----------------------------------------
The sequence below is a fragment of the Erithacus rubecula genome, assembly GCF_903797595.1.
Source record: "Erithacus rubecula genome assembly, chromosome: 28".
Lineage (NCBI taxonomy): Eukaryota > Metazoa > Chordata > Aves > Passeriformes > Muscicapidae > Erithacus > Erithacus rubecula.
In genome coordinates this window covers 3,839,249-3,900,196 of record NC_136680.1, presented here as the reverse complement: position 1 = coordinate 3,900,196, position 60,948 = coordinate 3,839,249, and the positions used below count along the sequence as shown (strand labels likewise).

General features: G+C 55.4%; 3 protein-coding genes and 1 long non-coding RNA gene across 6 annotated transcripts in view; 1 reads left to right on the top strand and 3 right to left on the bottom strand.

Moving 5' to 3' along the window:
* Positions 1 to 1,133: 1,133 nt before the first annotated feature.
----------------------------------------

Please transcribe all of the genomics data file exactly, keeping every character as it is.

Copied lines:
The sequence below is a fragment of the Erithacus rubecula genome, assembly GCF_903797595.1.
Source record: "Erithacus rubecula genome assembly, chromosome: 28".
Lineage (NCBI taxonomy): Eukaryota > Metazoa > Chordata > Aves > Passeriformes > Muscicapidae > Erithacus > Erithacus rubecula.
In genome coordinates this window covers 3,839,249-3,900,196 of record NC_136680.1, presented here as the reverse complement: position 1 = coordinate 3,900,196, position 60,948 = coordinate 3,839,249, and the positions used below count along the sequence as shown (strand labels likewise).

General features: G+C 55.4%; 3 protein-coding genes and 1 long non-coding RNA gene across 6 annotated transcripts in view; 1 reads left to right on the top strand and 3 right to left on the bottom strand.

Moving 5' to 3' along the window:
* Positions 1 to 1,133: 1,133 nt before the first annotated feature.